The immortal words "Not tonight Josephine!" are probably apocryphal, but in 1796 Napoleon had more pressing concerns than his amorous wife: he had been handed command of the Republican forces in Italy. His men were clothed in rags, unpaid, and hungry. Napoleon set to work with a passion, bending his senior commanders to his will (despite their seniority in both age and rank), raising morale and promising the troops what they cravedthe opportunity for victory and loot!
Many historians regard Napoleon's first campaign to be his finest, using all his genius to outmanoeuvre his numerous opponents, by dividing them, hard marching and even harder fighting to destroy Austrian power in Northern Italy. In his wake, his forces garnered so many victories, it is hard to disagree: Mondovi, Lodi, Lonato, Montenotte, Arcole, and finally Rivoli.
After an abortive expedition to Egypt, during which time the ruling powers in France had squandered their gains from previous engagement, Napoleon was appointed as head of state in the garb of First Consul. Using all of his powers of organization, he formulated a brilliant campaign plan to expel the ascendant Austrians from Italy: he swept through the Alps in the middle of winter behind the enemy forces. After a bloody engagement at Marengo, which hung in the balance until the arrival of French reinforcements, the Austrians were forced out of Italy and would sue for peace soon thereafter.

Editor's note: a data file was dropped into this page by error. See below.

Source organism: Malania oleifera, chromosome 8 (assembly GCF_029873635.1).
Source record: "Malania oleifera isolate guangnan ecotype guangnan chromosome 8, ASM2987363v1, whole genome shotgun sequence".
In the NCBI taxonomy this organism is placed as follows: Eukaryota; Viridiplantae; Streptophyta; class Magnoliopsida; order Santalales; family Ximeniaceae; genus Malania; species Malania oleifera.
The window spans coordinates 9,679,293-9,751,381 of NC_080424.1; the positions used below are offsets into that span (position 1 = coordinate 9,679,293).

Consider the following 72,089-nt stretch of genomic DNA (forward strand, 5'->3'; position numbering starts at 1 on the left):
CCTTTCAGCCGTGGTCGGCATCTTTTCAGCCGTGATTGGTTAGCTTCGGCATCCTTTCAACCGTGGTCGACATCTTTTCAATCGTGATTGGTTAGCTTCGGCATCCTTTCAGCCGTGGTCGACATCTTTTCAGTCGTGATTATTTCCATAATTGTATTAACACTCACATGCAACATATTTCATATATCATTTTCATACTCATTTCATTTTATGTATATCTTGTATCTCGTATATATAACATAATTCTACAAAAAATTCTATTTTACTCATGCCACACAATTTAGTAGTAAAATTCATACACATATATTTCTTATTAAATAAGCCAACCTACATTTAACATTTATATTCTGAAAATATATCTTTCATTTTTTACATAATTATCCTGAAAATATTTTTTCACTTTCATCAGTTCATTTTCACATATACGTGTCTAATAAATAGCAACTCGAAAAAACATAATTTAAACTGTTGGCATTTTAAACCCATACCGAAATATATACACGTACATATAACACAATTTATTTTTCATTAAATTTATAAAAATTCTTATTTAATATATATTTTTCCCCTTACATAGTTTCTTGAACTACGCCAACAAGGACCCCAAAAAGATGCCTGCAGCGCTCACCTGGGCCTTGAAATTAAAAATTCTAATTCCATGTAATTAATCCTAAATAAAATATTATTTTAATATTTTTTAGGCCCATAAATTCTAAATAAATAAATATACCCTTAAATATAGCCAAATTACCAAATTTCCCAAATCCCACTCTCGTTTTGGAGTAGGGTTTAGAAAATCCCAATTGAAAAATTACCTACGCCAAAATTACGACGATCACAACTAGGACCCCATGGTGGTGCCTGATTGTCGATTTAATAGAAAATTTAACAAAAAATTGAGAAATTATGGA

Another excellent volume in the Special Campaigns series produced around the turn of the 20th century by serving or recently retired British and Indian Army officers. Brig-Gen. Burton wrote a number of books on Napoleon's campaigns for the series and was an acknowledged expert on the era, applying his expert eye to the lightning moves of the Emperor contrasted by the lumbering vacillations of his opponents.
Author Brig.-General Reginald G. Burton (Indian Army) (1864-1923)